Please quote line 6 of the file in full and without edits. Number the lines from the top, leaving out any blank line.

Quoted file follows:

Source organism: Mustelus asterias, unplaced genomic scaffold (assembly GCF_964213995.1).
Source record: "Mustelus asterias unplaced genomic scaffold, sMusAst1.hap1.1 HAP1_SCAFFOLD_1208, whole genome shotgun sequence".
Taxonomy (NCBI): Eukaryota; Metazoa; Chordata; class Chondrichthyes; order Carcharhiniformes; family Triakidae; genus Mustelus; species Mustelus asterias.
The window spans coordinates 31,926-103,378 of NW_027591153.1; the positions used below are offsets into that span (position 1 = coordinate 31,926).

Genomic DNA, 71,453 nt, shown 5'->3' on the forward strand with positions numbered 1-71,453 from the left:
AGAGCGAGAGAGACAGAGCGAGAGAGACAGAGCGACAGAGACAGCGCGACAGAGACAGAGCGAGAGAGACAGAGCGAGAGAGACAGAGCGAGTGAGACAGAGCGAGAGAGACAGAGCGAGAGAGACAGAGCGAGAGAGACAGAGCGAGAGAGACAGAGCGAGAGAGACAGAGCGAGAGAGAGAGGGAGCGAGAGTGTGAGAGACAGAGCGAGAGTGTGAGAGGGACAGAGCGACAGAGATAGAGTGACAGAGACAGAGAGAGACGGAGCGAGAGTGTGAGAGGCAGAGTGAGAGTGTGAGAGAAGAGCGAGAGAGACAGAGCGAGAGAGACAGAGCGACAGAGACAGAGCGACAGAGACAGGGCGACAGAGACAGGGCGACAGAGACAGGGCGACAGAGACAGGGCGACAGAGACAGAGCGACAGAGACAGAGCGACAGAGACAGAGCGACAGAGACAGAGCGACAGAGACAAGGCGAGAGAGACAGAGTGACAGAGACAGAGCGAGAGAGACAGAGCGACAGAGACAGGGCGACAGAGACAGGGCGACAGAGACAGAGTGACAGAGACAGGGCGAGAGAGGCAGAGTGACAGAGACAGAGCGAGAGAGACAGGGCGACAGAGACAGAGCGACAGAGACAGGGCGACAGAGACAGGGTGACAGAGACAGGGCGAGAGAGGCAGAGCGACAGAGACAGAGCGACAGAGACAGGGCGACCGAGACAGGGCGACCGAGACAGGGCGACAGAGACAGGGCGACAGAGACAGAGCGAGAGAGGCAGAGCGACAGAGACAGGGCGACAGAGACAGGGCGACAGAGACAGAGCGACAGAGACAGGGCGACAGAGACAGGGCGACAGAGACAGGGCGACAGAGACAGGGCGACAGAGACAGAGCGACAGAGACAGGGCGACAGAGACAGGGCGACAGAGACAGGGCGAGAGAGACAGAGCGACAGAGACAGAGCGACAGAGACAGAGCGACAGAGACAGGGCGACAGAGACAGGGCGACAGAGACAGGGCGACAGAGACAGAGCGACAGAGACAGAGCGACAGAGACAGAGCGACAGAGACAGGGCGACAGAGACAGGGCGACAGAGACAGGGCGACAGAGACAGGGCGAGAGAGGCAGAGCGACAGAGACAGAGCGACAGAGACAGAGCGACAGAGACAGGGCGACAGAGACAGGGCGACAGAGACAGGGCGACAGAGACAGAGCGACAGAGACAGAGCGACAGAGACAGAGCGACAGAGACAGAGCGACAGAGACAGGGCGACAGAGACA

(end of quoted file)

AGAGCGAGAGAGACAGAGCGAGAGAGACAGAGCGACAGAGACAGCGCGACAGAGACAGAGCGAGAGAGACAGAGCGAGAGAGACAGAGCGAGTGAGACAGAGCGAGAGAGACAGAGCGAGAGAGACAGAGCGAGAGAGACAGAGCGAGAGAGACAGAGCGAGAGAGACAGAGCGAGAGAGAGAGGGAGCGAGAGTGTGAGAGACAGAGCGAGAGTGTGAGAGGGACAGAGCGACAGAGATAGAGTGACAGAGACAGAGAGAGACGGAGCGAGAGTGTGAGAGGCAGAGTGAGAGTGTGAGAGAAGAGCGAGAGAGACAGAGCGAGAGAGACAGAGCGACAGAGACAGAGCGACAGAGACAGGGCGACAGAGACAGGGCGACAGAGACAGGGCGACAGAGACAGGGCGACAGAGACAGAGCGACAGAGACAGAGCGACAGAGACAGAGCGACAGAGACAGAGCGACAGAGACAAGGCGAGAGAGACAGAGTGACAGAGACAGAGCGAGAGAGACAGAGCGACAGAGACAGGGCGACAGAGACAGGGCGACAGAGACAGAGTGACAGAGACAGGGCGAGAGAGGCAGAGTGACAGAGACAGAGCGAGAGAGACAGGGCGACAGAGACAGAGCGACAGAGACAGGGCGACAGAGACAGGGTGACAGAGACAGGGCGAGAGAGGCAGAGCGACAGAGACAGAGCGACAGAGACAGGGCGACCGAGACAGGGCGACCGAGACAGGGCGACAGAGACAGGGCGACAGAGACAGAGCGAGAGAGGCAGAGCGACAGAGACAGGGCGACAGAGACAGGGCGACAGAGACAGAGCGACAGAGACAGGGCGACAGAGACAGGGCGACAGAGACAGGGCGACAGAGACAGGGCGACAGAGACAGAGCGACAGAGACAGGGCGACAGAGACAGGGCGACAGAGACAGGGCGAGAGAGACAGAGCGACAGAGACAGAGCGACAGAGACAGAGCGACAGAGACAGGGCGACAGAGACAGGGCGACAGAGACAGGGCGACAGAGACAGAGCGACAGAGACAGAGCGACAGAGACAGAGCGACAGAGACAGGGCGACAGAGACAGGGCGACAGAGACAGGGCGACAGAGACAGGGCGAGAGAGGCAGAGCGACAGAGACAGAGCGACAGAGACAGAGCGACAGAGACAGGGCGACAGAGACAGGGCGACAGAGACAGGGCGACAGAGACAGAGCGACAGAGACAGAGCGACAGAGACAGAGCGACAGAGACAGAGCGACAGAGACAGGGCGACAGAGACA